Life

Thursday 29 September 2016

Pushing beyond historical whiteness of Irish writing

Fiction: Wild Quiet, Roisín O'Donnell, New Island Books, pbk, 250 pages, €10.95

Ruth Gilligan

Published 12/06/2016 | 02:30

The title story of Roisín O'Donnell's debut collection, Wild Quiet, follows a young girl named Khadra, whose family have recently moved from Somalia to Co Donegal.

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Khadra's naivety colours the narrative voice, as she attempts to make sense of her unfamiliar surroundings: "You listen to the class learning about their God, who's called Geezus and who died on a cross-shaped piece of wood to save everyone."

Her teachers complain about her lack of English, but it is not her language skills which keep Khadra shtum; rather it is the perpetual sense of isolation and the worry over her missing sister that render her "wild quiet".

This interest in culturally diverse characters, in questions of language and communication, recur throughout O'Donnell's work, which has previously featured in anthologies such as Dave Lordan's Young Irelanders and Sinéad Gleeson's much-lauded Long Gaze Back. 'Infinite Landscapes' first appeared in the latter, and tells the story of a young woman trying to piece together her family heritage from her grandmother - "a proud Yoruba woman with a high forehead and an obsession with the music of The Chieftans" - to her artist mother, who found any questions relating to "the complex duality of [the] Nigerian and Irish" aspects of her work "bleedin' annoying". And yet, these "complex dualities" are precisely what O'Donnell's stories set out to interrogate.

In 2014, Pilar Villar-Argáiz's critical volume Literary Visions of Multicultural Ireland pointed out that, although Irish poetry and drama seemed to be engaging with the experience of the so-called 'New Irish', prose was, by comparison, lagging behind.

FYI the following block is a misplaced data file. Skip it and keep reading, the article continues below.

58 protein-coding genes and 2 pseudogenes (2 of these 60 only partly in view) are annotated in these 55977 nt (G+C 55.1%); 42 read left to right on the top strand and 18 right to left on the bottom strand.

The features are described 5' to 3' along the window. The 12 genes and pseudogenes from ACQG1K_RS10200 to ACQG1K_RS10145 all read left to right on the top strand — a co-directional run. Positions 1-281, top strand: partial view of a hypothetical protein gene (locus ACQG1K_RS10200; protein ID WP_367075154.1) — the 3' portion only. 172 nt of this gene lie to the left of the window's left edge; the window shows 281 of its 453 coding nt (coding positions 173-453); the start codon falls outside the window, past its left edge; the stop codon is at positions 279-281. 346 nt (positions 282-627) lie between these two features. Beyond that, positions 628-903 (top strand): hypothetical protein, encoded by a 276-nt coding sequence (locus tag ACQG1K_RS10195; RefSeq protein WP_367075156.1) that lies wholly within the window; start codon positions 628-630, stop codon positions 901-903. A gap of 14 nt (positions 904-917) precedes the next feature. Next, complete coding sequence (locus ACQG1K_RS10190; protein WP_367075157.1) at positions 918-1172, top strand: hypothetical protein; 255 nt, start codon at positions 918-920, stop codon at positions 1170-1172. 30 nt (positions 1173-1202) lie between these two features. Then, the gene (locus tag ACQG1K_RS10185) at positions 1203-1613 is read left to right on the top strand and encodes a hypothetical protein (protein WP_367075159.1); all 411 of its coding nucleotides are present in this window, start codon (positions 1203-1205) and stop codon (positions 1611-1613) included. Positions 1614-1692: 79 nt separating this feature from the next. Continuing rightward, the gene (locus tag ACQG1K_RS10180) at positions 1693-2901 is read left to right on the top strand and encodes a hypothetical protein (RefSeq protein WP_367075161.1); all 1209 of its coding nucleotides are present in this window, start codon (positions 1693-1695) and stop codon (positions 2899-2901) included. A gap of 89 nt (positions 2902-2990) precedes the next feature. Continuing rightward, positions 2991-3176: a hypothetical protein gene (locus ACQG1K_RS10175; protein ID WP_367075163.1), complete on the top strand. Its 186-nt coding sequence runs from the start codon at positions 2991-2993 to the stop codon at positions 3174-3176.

The main exception was Roddy Doyle's story collection The Deportees, and since then, novels like Oona Frawley's Flight and Kevin Curran's Beatsploitation have also featured black, non-native protagonists.

However, O'Donnell's collection undeniably adds to the relatively small number of texts attempting to push beyond the historical whiteness of Irish literature.

The collection also challenges us to consider what exactly we mean by 'Irish'; by 'foreign'; by 'other'. For example, in 'When Time Stretches', Alex feels a sense of homecoming as he leaves Ireland behind to visit Indonesia where he spent his formative years. In 'Under the Jasmine Tree', Ciaran was born to a Spanish mother, but was adopted and raised by Irish parents, thus blurring his sense of connection.

Elsewhere, when the 'local' boys shout at Kingsley and his brother to "Go back to Africa!", they reply simply: "We're not from Africa! We're from the Navan Road."

As mentioned, language plays a key role in blurring the line between insider and outsider; between belonging and not.

Oisín and his girlfriend meet on a Japanese-English conversation exchange, but find that no dictionary can truly translate how they feel for one another. Meanwhile, in 'How to Learn Irish in Seventeen Steps', a Brazilian woman marries an Irish man, moves to Dublin and sets about becoming fluent in the country's ancient tongue. She watches Ros na Rún; reads Is Féidir Linn; visits the Gaeltacht. However, in the end, she realises she is seeking a form of connection that goes far beyond words: "How do you say 'I'm lost' in Irish? How do you say 'I'm confused' in Irish? How do you say how you really fell in any language?"

For all its ambition, O'Donnell's collection is not always successful.

A child's naivety is pushed beyond credibility; a touching premise is rendered melodramatic; a story about Antoni Gaudí and his battle with the Barcelona City Council seems entirely out of place. That said, Wild Quiet remains an important addition to the literature of a country which, even now, is struggling to feel comfortable in its own, changing skin.

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